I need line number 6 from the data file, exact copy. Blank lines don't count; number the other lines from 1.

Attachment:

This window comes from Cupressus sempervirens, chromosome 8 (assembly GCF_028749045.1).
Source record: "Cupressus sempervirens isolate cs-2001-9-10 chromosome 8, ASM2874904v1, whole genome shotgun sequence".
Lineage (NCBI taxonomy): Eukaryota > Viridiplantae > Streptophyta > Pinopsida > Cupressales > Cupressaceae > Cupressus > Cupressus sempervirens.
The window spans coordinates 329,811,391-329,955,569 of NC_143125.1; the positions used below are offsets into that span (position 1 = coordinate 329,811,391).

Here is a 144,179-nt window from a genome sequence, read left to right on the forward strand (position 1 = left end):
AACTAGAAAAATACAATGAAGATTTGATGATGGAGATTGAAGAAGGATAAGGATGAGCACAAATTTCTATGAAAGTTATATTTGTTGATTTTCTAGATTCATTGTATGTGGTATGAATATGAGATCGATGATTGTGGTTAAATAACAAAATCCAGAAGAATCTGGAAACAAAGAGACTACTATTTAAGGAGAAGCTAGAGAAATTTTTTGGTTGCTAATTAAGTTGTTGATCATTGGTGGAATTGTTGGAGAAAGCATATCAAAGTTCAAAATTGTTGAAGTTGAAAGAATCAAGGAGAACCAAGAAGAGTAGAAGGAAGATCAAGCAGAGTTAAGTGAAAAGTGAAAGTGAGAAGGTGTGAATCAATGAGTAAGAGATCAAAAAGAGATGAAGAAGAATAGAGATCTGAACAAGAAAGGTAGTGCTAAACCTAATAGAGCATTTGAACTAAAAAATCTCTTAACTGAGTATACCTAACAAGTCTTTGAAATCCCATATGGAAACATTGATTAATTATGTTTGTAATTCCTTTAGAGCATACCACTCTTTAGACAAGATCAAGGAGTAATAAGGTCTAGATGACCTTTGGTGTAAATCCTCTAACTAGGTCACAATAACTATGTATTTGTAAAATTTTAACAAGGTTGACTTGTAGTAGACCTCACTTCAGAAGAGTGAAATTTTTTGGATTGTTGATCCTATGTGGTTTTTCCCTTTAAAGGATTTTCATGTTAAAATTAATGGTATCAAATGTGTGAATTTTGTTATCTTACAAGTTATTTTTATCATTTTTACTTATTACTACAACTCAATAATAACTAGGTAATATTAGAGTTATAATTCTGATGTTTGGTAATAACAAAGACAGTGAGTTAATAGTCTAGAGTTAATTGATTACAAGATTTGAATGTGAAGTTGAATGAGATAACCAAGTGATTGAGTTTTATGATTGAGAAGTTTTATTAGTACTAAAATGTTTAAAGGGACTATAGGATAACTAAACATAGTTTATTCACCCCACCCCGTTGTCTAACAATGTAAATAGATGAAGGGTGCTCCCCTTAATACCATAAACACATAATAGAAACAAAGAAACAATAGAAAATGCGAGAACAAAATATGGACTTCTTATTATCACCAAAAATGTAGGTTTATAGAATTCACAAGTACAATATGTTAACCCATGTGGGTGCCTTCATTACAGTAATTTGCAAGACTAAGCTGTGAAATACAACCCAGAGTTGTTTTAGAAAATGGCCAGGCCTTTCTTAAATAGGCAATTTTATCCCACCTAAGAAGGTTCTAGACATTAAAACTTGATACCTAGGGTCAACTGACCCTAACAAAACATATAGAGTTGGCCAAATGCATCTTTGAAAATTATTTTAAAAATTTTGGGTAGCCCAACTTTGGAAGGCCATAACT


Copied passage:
AACTAGAAAAATACAATGAAGATTTGATGATGGAGATTGAAGAAGGATAAGGATGAGCACAAATTTCTATGAAAGTTATATTTGTTGATTTTCTAGATTCATTGTATGTGGTATGAATATGAGATCGATGATTGTGGTTAAATAACAAAATCCAGAAGAATCTGGAAACAAAGAGACTACTATTTAAGGAGAAGCTAGAGAAATTTTTTGGTTGCTAATTAAGTTGTTGATCATTGGTGGAATTGTTGGAGAAAGCATATCAAAGTTCAAAATTGTTGAAGTTGAAAGAATCAAGGAGAACCAAGAAGAGTAGAAGGAAGATCAAGCAGAGTTAAGTGAAAAGTGAAAGTGAGAAGGTGTGAATCAATGAGTAAGAGATCAAAAAGAGATGAAGAAGAATAGAGATCTGAACAAGAAAGGTAGTGCTAAACCTAATAGAGCATTTGAACTAAAAAATCTCTTAACTGAGTATACCTAACAAGTCTTTGAAATCCCATATGGAAACATTGATTAATTATGTTTGTAATTCCTTTAGAGCATACCACTCTTTAGACAAGATCAAGGAGTAATAAGGTCTAGATGACCTTTGGTGTAAATCCTCTAACTAGGTCACAATAACTATGTATTTGTAAAATTTTAACAAGGTTGACTTGTAGTAGACCTCACTTCAGAAGAGTGAAATTTTTTGGATTGTTGATCCTATGTGGTTTTTCCCTTTAAAGGATTTTCATGTTAAAATTAATGGTATCAAATGTGTGAATTTTGTTATCTTACAAGTTATTTTTATCATTTTTACTTATTACTACAACTCAATAATAACTAGGTAATATTAGAGTTATAATTCTGATGTTTGGTAATAACAAAGACAGTGAGTTAATAGTCTAGAGTTAATTGATTACAAGATTTGAATGTGAAGTTGAATGAGATAACCAAGTGATTGAGTTTTATGATTGAGAAGTTTTATTAGTACTAAAATGTTTAAAGGGACTATAGGATAACTAAACATAGTTTATTCACCCCACCCCGTTGTCTAACAATGTAAATAGATGAAGGGTGCTCCCCTTAATACCATAAACACATAATAGAAACAAAGAAACAATAGAAAATGCGAGAACAAAATATGGACTTCTTATTATCACCAAAAATGTAGGTTTATAGAATTCACAAGTACAATATGTTAACCCATGTGGGTGCCTTCATTACAGTAATTTGCAAGACTAAGCTGTGAAATACAACCCAGAGTTGTTTTAGAAAATGGCCAGGCCTTTCTTAAATAGGCAATTTTATCCCACCTAAGAAGGTTCTAGACATTAAAACTTGATACCTAGGGTCAACTGACCCTAACAAAACATATAGAGTTGGCCAAATGCATCTTTGAAAATTATTTTAAAAATTTTGGGTAGCCCAACTTTGGAAGGCCATAACT